On the other hand, digging in organic matter and adding a 7 to 10 cm (or 3 to 4 inches) layer of mulch (e.g. straw or compost) over the surface of the soil will help overly sandy soils retain moisture.
In all cases, try to improve organic matter for olive trees by incorporating compost, materials rich in soil microbes, and carbon-rich sources of fertilizers.
Overall, clay soils may be one of the most challenging to manage, but with the proper techniques can be improved and more favorable for your olive trees. It’s essential to bypass working on the soil when it is wet to reduce the risk of soil compaction. Furthermore, consider using a cover olive during a cool season.
Furthermore, read more about how to prepare the soil when planting olive trees.
1.2. Organic Matter
Organic Matter (OM) is a complex combination of organic compounds deriving from living organism (metabolic) wastes and decaying residuals of plants, animals, and microorganisms at different stages of decomposition.
The OM directly impacts the structure and chemical-physic characteristics of soil in terms of water infiltration and retention, element absorption, particle aggregations, and buffering power over the nutrient source for the olive tree. The quantity and nature of OM are highly affected by farming practices and climatic conditions.
A very important part of good soil management is to increase the organic content, especially to reduce vulnerability to erosion. Olive tree growers can improve it by incorporating organic matter such as farm-yard manure, cover crops, pruning and processing residues, and soil tillage.
Organic carbon and total nitrogen depend on organic matter in the soil. Organic carbon is the primary energy source for soil microbes, but these also require nitrogen to multiply and consume this energy.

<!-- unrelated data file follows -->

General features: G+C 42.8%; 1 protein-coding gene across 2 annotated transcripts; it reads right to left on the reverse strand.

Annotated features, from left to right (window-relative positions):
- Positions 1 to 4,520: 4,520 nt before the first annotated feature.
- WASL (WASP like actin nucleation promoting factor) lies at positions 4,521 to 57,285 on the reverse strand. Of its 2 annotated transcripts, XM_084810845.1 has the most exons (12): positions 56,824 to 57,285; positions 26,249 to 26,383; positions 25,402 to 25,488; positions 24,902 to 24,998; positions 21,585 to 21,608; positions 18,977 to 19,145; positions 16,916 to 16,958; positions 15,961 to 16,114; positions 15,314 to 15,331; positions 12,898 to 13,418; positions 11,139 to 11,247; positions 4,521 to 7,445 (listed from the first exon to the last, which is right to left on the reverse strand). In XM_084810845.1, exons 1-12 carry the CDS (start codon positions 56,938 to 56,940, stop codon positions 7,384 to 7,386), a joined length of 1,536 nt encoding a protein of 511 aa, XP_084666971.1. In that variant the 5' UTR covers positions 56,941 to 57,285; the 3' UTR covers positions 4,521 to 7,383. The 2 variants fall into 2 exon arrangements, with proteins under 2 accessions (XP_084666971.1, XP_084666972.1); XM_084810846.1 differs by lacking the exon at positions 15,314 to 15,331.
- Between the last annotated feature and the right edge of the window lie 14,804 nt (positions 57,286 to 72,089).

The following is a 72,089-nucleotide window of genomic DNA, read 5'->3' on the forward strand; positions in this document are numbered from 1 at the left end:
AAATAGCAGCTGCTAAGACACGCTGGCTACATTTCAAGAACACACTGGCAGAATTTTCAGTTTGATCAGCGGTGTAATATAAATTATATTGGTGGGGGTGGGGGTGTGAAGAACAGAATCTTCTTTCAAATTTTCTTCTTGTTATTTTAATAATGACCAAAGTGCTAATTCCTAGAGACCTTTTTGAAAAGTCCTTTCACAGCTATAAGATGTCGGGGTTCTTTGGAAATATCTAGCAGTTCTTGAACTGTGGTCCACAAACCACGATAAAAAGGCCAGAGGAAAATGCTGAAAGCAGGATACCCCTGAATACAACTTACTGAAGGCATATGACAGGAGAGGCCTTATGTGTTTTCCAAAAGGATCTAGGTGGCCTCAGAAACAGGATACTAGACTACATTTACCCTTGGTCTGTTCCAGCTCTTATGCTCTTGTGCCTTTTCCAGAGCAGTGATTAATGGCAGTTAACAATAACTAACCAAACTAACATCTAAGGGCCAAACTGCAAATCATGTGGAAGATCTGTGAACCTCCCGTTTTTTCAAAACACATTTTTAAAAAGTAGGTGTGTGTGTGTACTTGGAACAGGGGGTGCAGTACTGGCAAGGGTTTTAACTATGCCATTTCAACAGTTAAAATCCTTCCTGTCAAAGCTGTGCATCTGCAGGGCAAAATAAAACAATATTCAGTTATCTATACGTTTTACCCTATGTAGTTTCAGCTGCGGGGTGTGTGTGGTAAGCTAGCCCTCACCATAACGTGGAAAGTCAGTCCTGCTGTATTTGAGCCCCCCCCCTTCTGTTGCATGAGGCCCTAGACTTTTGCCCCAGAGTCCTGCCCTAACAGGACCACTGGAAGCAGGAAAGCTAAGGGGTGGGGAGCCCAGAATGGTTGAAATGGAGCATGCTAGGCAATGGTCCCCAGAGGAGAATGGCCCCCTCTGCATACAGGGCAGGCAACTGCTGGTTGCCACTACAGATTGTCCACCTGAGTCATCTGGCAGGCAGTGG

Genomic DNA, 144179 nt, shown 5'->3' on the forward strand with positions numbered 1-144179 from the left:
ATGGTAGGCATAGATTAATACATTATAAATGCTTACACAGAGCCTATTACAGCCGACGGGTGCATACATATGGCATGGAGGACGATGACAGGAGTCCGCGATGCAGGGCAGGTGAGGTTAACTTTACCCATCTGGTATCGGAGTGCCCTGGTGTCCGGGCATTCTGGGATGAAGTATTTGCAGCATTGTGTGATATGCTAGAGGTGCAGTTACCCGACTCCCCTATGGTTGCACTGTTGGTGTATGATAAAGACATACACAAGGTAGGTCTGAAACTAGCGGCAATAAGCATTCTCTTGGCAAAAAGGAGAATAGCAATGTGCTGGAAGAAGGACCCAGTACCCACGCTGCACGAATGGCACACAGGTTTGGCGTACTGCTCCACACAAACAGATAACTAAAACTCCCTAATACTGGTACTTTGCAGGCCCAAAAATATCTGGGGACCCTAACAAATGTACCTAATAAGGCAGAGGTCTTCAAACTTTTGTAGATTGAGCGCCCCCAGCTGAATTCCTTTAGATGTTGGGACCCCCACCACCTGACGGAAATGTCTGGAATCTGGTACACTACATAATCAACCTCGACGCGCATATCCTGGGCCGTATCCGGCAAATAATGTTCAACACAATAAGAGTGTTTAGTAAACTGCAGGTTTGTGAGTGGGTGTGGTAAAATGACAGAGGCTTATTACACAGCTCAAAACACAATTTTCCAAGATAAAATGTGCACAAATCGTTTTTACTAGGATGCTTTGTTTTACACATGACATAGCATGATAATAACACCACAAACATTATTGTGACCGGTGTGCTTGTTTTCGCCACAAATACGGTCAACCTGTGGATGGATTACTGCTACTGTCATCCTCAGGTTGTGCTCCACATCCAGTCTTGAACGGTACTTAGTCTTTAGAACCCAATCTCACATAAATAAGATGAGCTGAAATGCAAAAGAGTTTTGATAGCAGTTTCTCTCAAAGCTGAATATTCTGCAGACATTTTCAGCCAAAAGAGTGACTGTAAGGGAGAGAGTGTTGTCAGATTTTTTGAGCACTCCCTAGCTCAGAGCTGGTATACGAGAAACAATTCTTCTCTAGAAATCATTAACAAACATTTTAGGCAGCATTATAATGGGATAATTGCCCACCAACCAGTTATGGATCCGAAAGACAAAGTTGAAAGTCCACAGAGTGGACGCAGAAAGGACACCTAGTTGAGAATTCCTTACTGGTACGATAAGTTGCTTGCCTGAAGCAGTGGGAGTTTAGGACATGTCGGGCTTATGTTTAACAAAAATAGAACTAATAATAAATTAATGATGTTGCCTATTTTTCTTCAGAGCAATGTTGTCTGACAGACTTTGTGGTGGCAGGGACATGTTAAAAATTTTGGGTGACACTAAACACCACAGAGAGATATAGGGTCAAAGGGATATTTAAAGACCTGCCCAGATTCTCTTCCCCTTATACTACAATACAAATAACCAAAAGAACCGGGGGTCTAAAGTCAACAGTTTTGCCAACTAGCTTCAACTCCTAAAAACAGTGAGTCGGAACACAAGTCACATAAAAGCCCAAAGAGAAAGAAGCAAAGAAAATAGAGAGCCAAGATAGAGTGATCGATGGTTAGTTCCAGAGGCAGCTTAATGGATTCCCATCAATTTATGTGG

1.3. Water Content
Water content analysis is essential for olive trees since it is more difficult to absorb nutrients at low soil moisture levels, as nutrient contents will be lower.
So soil water analyses for olive trees can be organized into two main groups: analysis of storage properties and analysis of hydraulic properties.
The analysis of storage properties refers to the soil’s ability to absorb and hold the water needed for olive trees. Instead, analysis of hydraulic property refers to the soil’s ability to transmit or conduct water.
1.4. Soil pH
Soil pH is one of the most common and important measurements in standard soil analyses for olive trees. The ideal soil pH for olive trees is neutral around 7 pH well-draining soil.
Soil pH is important because it impacts the chemical and physiological processes in the soil and the availability of nutrients. Availability changes differently with pH levels: aluminum, copper, iron, manganese, and zinc increase when the pH decreases, unlike magnesium which decreases when the pH decreases (source).
1.4.1. Soil pH Amendments
Soils with low pH (< ~ 5.6), i.e., acid soils, may contain significant amounts of soluble aluminum, which is toxic to the roots of olive trees and other plants. If soil tests reveal too acidic soil, adding some lime (commonly with ground limestone (calcium carbonate)) can be neutralized and make it more suitable for olive trees.
Alternatively, use sulfur that lowers the soil pH if it is not acidic enough.
Consider that different soil additives come in different concentrations, so carefully follow manufacturer instructions to adjust the soil to a specific pH level suitable for olive trees.
1.5. Soil Testing
If you want to learn more about the soil for your olive trees, the best way is to take a soil sample and send it to a local laboratory or nursery for testing. These organizations can make recommendations based on local knowledge of olive trees’ soil as to whether the soil needs pH adjustments or additional nutrients.
On the other hand, if you want to test soil pH, use simple pH testing strips available online and at many gardening centers.
Cultivating Olive Trees: Soil Management – Part 2
Cultivating Olive Trees: Nutrition – Part 3
Cultivating Olive Trees: Irrigation – Part 4
Are You Looking to Buy an Olive Tree?
If you are looking to add more potted trees or other plants to your orchard, or if you like to replace a neglected olive tree, the best places to get them are your local nursery or an online nursery.
One of the most reliable and the world's largest online nurseries is Fast Growing Trees. They deliver fast, neat, and healthy plants backed with a 30-day guarantee.